Cambodia’s bilateral trade with Vietnam and Thailand increased in the first half of this year even as the total value of Cambodia exports to those countries declined sharply, according to figures released yesterday by the Commerce Ministry.
Over the last six months, the value of Cambodian exports to Thailand declined by just over 49 percent compared to the final six months of 2009. A 9 percent surge in imports during the same period raised the total value of trade to roughly $232 million in goods.
The total value of Cambodian trade with Vietnam increased almost 23 percent in the first six months of this year to roughly $474 million as the value of imported goods rose about 30 percent, while exported goods fell by slightly more than 32 percent.
“Previously, there were more imports from Thailand but Vietnam exported more goods to Cambodia so far this year,” said Kong Putheara, director of trade statistics and information at the Commerce Ministry.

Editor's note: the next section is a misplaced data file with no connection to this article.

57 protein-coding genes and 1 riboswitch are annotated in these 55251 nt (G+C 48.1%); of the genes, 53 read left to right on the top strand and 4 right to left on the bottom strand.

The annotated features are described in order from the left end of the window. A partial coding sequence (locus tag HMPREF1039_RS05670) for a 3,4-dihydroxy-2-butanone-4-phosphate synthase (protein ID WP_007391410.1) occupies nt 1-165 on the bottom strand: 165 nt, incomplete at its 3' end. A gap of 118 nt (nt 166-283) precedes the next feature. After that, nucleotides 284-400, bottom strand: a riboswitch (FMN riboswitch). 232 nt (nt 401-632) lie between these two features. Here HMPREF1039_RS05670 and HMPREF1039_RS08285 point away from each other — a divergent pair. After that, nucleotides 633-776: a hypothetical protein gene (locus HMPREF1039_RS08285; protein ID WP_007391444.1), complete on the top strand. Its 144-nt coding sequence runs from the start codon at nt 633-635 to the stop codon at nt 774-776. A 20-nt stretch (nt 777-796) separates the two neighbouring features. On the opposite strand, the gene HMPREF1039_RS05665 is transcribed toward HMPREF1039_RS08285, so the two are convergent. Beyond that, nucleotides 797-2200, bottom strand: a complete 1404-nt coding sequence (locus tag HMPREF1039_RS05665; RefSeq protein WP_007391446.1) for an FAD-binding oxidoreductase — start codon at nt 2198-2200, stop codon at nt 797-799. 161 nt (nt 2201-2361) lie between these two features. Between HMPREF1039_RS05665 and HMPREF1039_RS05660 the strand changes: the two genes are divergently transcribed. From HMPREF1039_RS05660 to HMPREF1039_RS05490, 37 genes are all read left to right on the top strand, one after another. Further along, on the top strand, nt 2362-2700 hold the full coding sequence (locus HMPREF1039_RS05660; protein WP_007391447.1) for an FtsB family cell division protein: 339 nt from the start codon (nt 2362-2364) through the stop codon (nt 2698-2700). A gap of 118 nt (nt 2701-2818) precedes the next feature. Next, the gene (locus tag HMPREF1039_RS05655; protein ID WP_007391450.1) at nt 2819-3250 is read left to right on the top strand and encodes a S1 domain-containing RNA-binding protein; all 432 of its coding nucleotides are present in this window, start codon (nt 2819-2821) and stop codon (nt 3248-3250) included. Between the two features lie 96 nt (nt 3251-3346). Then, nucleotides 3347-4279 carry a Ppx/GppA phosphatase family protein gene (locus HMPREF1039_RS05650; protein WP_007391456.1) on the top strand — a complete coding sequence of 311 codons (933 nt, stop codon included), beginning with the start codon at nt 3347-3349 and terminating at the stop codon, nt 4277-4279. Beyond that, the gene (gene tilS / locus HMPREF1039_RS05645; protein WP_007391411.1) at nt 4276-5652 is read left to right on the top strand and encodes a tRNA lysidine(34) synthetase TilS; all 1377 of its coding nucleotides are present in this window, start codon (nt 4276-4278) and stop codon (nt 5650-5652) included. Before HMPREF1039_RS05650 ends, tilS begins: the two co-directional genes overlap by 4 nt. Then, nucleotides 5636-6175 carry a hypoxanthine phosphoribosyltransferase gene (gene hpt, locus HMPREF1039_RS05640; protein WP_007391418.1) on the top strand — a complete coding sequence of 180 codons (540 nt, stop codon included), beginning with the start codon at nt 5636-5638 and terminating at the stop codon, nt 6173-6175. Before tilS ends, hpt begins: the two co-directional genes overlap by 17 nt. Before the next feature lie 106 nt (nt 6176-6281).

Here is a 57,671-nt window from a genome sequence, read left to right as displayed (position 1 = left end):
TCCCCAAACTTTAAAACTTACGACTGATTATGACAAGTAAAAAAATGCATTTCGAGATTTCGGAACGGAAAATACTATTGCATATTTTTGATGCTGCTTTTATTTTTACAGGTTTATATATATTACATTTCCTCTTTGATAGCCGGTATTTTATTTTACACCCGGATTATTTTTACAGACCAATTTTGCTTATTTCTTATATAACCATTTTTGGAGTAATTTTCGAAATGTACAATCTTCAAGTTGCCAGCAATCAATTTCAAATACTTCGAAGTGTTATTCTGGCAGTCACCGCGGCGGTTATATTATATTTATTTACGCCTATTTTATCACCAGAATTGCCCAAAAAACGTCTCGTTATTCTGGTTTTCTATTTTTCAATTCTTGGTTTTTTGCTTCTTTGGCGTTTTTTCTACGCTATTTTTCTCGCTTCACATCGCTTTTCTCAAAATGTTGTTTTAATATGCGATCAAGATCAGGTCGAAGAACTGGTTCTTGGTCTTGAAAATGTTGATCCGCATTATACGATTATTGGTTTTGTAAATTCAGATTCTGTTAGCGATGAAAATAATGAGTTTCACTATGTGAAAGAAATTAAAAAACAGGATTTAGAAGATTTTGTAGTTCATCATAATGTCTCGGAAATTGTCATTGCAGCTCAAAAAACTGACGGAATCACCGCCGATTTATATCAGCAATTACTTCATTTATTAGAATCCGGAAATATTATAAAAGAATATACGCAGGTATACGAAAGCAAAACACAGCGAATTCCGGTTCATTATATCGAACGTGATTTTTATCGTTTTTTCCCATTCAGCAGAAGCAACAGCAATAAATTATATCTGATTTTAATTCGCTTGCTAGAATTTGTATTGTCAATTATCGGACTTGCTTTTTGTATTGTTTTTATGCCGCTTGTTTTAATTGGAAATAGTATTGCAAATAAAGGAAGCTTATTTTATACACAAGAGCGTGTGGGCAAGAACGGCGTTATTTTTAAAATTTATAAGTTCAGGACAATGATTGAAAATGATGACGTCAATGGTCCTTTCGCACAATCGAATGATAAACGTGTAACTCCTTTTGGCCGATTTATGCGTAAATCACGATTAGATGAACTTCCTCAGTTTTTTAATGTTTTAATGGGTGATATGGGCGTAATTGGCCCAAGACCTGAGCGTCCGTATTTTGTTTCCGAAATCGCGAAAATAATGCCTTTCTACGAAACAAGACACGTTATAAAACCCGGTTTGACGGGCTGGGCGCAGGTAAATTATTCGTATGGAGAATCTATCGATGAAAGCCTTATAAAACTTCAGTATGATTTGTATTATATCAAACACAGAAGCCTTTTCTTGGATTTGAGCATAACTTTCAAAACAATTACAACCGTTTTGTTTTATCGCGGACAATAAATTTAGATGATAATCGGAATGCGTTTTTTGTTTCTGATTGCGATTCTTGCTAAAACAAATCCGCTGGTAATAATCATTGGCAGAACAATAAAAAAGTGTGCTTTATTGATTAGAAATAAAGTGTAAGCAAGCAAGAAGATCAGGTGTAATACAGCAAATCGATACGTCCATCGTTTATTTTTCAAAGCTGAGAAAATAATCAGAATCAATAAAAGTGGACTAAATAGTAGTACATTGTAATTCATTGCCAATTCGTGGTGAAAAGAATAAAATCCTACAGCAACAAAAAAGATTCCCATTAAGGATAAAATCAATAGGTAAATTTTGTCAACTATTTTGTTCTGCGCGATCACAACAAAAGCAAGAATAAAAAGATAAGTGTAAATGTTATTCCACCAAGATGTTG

According to Mr Putheara, Cambodia has continued to export mainly unprocessed agricultural products, including rubber, cassava, and tobacco, to neighboring countries. Mr Putheara said Cambodia imported fertilizer, oil, gas and dredgers–ships used to collect sand–from Vietnam and furniture, construction materials and motorcycles from Thailand.
Neou Seiha, a senior researcher at the Economic Institute of Cambodia, said yesterday that the decline in Cambodian exports to Vietnam and Thailand was not symptomatic of Cambodian goods being routed to other countries but of a decline in exports overall.
“If we had a stronger agricultural industry we would not even be exporting our agricultural goods to be processed elsewhere,” said Mr Seiha.
According to Hing Vutha, an economist, the new trade figures fail to factor in the substantial portion of Cambodian exports that find their way into neighboring countries illegally.
“Informal trade is fairly constant and rarely declines,” said Mr Vutha. “Much of the rice, cassava and rubber and other low-value added products are not being recorded and the Vietnamese demand for rice has probably even increased with global demand.”